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Unique photo album of a hunting club in British India, including photographs of the first flight of the Indian Transcontinental Airways

[PHOTOGRAPHY - INDIA - HUNTING].
[Photograph album showing hunting society in Britsh India].
[Cambridge, Mumbai, New Delhi], Scott & Wilkinson, Clifton & Co, Hamilton Studios and Kinsey Bros., [ca. 1933-1935]. With 105 photographs mounted in the album (ranging from 16 x 28 cm to 4 x 6 cm), 2 photographs loosely inserted and a watercolour mounted at the back (11.5 x 21 cm). Oblong half morocco photograph album by W. Johnson & sons, London. 53 ll.
€ 9,500
Unique photograph album showcasing the vigorous "fox" hunting scene in British India in the early 1930s, particularly around Delhi. Most of the photographs show members of the British upper class in India often mounted on horses or posing for a group photograph and accompanied by hounds. The album contains no titles, captions or inscriptions and the photographs do not seem to figure recurring individuals, which suggests that it was probably compiled to commemorate the hunting and or riding club and its activities in the early 1930s. Numerous photographs show groups of mostly men posing with hounds, at lunches and possibly a hunt ball, or mounted on horses at jumping events and even a few cup trophies. The very first photograph is by Scott & Wilkinson in Cambridge (active before 1933) and was therefore probably taken in England. The other inscribed photographs are by Clifton & Co. and Hamilton Studios from Bombay and Kinsey Bros., which started in New Delhi in 1935.
British life in India mirrored life in native Britain and included popular equestrian activities such as hunting. Starting in the second half of the 19th century, foxhounds were imported from Britain and subsequently bred in India. Regiments and brigades kept their own packs, but at the beginning of the 20th century, these had morphed into local hunts. Hounds were kept at over 12 hunting clubs, which included Delhi, Meerut, Narbuda Vale, Jaora, Poona, Bombay, Bangalore, Ooty, Madras, Lahore, Quetta, Peshawar and Karachi. Although the Indian silver fox was sometimes hunted, the most common prey was the golden jackal.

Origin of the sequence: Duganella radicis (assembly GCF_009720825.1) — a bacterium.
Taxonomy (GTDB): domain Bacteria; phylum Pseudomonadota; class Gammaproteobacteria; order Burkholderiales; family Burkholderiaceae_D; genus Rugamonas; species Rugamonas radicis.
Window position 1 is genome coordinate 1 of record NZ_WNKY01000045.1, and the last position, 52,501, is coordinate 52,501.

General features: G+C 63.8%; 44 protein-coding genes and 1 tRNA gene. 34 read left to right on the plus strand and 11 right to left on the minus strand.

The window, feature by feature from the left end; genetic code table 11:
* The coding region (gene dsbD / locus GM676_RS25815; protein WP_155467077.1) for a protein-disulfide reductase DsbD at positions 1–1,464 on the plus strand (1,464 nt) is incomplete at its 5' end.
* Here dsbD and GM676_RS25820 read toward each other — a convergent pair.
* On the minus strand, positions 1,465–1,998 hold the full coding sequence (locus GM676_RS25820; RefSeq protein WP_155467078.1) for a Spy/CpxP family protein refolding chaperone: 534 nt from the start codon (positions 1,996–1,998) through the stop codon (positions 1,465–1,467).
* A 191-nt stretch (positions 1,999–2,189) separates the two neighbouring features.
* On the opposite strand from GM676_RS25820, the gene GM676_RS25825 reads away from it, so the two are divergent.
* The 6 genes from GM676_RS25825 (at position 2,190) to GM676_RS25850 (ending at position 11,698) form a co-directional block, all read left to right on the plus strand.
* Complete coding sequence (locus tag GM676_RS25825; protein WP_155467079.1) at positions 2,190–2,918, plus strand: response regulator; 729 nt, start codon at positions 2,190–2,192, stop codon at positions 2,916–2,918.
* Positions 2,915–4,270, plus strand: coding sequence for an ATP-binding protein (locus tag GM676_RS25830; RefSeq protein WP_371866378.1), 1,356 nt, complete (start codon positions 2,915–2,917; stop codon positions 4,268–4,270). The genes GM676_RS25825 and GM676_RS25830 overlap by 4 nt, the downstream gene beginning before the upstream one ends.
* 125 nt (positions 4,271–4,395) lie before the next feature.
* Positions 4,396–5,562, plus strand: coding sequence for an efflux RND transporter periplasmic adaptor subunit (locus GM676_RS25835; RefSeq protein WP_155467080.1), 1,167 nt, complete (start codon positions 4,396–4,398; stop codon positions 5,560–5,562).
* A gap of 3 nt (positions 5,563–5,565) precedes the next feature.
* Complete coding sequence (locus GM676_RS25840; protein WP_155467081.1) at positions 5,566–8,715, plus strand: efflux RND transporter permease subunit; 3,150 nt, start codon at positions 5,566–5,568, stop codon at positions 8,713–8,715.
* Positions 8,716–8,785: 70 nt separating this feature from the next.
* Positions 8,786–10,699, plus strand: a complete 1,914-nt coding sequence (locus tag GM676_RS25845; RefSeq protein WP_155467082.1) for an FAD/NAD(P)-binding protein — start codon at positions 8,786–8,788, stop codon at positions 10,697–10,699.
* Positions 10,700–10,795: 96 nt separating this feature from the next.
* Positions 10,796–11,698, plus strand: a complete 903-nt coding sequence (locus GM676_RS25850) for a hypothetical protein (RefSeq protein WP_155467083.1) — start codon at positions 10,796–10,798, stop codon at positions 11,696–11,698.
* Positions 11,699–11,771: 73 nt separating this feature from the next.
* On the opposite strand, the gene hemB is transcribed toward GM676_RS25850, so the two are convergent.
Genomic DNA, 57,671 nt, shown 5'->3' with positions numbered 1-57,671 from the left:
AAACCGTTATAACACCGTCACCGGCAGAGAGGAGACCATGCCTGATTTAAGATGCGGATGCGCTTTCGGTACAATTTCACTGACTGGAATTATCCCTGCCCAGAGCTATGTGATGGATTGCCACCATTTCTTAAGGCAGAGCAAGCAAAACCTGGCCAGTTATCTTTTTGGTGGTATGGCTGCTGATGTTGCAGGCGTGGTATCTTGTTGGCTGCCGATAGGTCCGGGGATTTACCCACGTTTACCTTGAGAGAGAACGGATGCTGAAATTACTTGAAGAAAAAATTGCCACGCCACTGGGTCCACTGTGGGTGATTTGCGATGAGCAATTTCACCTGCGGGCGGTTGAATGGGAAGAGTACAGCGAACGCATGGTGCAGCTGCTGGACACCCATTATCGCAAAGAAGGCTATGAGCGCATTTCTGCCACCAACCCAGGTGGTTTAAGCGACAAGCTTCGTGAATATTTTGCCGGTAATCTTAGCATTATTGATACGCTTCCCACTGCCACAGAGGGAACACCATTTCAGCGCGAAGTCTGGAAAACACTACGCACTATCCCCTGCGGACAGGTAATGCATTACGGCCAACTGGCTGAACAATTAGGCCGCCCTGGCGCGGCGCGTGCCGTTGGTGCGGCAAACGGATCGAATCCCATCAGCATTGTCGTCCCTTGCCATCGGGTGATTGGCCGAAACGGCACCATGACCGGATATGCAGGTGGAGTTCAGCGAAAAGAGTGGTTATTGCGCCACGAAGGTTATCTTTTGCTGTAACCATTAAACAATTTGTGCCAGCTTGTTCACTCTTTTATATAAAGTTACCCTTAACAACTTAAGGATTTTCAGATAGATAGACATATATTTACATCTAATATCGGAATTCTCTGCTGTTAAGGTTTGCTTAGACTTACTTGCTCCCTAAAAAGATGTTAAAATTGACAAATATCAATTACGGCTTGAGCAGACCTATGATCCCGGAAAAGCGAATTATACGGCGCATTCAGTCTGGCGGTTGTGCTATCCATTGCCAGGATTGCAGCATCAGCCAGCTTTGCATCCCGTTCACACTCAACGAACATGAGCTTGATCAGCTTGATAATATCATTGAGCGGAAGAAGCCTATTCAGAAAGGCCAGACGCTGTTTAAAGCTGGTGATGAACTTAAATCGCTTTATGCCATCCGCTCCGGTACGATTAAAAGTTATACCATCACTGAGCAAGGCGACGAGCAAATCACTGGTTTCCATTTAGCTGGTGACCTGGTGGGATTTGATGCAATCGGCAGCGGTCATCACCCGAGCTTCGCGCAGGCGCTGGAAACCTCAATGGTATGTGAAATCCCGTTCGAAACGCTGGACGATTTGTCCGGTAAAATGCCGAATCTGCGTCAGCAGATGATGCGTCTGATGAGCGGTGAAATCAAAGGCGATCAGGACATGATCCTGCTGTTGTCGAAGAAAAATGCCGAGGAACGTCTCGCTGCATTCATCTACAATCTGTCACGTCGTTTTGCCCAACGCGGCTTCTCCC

A different type of hunting popular in India was pig sticking: the chase of a wild boar on horseback with the spear. Several photographs in the album show pig sticking parties, either posing or in action and sometimes accompanied by spectators on elephants. In contrast to the jackal-hunt parties, the pigstick groups are composed of more military looking men and also include Indian men as opposed to the British-only hound groups.
Most photographs show the area around Delhi and include a hunt near Shah Alam's Tomb. A photograph of this event is loosely inserted in the album and dated 1933/34 on the back. Other photographs show the Rashtrapati Bhavan one group shows the Earl (later Marquess) of Willingdon, India's Governor-General from 1931 to 1936. Two images show the monumental Gateway of India (completed in 1924) in Bombay (Mumbai), which can also be seen in an aerial photograph. Several photographs show what is probably the airfield at Karachi, as it shows two airplanes loading mail on apparently the first voyage of the Indian Transcontinental Airways. Imperial Airways liner "Hanno", departing from Croydon, had left for Karachi on 1 July 1933 via Bahrain and Sharjah. In Karachi the cargo was transferred to the Transcontinental airliner "Arethusa", as can be seen on the photographs.
It is unclear why only half of the album was used. It is possible the compiler transferred to Kut in British Mesopotamia (Kut al-Imara in modern Iraq). A watercolour on the final page of the album is captioned "A river bank north of Kut".
Binding slightly rubbed and worn at the edges. Album leaves foxed throughout but most of the photographs in very good condition. The paper of the large photograph of the group near Shah Alam's Tomb is heavily damaged at the top and left side, but the image itself is undamaged. A unique collection of British-Indian hunting photographs in very good condition. Cf. Hamid, "Riding with the Peshawar Vale hunt" (thefridaytimes.com); Hunt, "Delhi", in: Ten cities that made an empire; "1933 Eastwards: Karachi to Calcutta" (indianairmails.com); Lucas, Hunt and working terriers, pp. 116-120; Mitter, et al., The artful pose.
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